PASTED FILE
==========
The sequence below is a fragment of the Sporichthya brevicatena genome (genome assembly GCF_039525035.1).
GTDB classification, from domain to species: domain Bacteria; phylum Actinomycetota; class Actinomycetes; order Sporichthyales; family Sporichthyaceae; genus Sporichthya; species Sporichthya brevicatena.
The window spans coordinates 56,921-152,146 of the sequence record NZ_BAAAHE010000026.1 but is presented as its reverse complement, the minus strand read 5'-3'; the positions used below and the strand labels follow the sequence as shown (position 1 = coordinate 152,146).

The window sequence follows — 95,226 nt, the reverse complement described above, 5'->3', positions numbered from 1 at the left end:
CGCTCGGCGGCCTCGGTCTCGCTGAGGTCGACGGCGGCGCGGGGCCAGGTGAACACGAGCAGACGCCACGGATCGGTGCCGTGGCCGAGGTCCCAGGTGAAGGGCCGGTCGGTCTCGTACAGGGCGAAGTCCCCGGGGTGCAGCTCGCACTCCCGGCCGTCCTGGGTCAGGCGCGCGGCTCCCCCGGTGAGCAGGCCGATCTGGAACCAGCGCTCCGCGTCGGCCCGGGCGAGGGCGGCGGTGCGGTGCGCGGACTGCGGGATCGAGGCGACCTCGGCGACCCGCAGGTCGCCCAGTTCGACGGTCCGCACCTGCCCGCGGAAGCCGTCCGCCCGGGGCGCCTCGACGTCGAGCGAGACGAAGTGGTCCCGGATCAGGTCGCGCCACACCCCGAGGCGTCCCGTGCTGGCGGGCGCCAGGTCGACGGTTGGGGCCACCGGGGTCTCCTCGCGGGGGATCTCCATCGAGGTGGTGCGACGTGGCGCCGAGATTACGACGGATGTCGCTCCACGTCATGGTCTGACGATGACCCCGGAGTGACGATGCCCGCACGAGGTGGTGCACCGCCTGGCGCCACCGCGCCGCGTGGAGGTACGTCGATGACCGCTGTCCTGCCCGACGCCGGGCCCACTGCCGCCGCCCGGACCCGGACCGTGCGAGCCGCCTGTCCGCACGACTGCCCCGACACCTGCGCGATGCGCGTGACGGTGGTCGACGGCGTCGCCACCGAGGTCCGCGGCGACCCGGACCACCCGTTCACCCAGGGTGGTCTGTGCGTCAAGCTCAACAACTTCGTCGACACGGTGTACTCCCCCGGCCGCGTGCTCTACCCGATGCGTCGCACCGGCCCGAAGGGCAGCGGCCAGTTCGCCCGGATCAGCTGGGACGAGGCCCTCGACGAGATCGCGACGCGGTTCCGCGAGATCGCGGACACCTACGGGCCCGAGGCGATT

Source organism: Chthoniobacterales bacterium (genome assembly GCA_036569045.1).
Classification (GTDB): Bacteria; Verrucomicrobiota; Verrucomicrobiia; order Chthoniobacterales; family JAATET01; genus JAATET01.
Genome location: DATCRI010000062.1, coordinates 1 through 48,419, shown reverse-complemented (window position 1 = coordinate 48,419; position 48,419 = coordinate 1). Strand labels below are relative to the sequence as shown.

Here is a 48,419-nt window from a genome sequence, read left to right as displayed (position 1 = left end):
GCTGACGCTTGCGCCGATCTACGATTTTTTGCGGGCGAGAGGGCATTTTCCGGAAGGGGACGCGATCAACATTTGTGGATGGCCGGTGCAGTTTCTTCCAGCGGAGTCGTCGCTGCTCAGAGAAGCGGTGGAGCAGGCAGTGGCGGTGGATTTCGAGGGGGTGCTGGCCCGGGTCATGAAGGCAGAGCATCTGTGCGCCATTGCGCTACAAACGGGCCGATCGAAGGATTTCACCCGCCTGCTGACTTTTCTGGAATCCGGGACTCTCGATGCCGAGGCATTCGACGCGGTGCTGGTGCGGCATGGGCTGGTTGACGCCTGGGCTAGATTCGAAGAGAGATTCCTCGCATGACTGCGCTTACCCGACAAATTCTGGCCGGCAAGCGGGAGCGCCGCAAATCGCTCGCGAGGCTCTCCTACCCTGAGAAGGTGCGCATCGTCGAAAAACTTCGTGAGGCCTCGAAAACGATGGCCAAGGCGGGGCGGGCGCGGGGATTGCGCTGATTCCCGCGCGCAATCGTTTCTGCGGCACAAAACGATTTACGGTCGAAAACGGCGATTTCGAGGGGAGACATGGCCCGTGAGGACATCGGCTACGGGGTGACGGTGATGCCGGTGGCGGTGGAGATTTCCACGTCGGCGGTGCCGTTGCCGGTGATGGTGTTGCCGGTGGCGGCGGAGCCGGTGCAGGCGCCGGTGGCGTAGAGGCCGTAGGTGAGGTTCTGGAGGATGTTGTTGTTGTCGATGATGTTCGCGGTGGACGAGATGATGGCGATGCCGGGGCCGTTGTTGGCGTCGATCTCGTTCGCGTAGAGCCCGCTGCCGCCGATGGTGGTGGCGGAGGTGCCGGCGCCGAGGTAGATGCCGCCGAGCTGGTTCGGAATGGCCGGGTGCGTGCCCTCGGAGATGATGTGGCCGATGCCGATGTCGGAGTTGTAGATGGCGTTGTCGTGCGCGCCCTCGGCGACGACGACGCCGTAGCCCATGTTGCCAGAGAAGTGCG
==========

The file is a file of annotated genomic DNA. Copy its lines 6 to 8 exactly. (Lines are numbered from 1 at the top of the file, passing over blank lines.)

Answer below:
Source organism: Chthoniobacterales bacterium (genome assembly GCA_036569045.1).
Classification (GTDB): Bacteria; Verrucomicrobiota; Verrucomicrobiia; order Chthoniobacterales; family JAATET01; genus JAATET01.
Genome location: DATCRI010000062.1, coordinates 1 through 48,419, shown reverse-complemented (window position 1 = coordinate 48,419; position 48,419 = coordinate 1). Strand labels below are relative to the sequence as shown.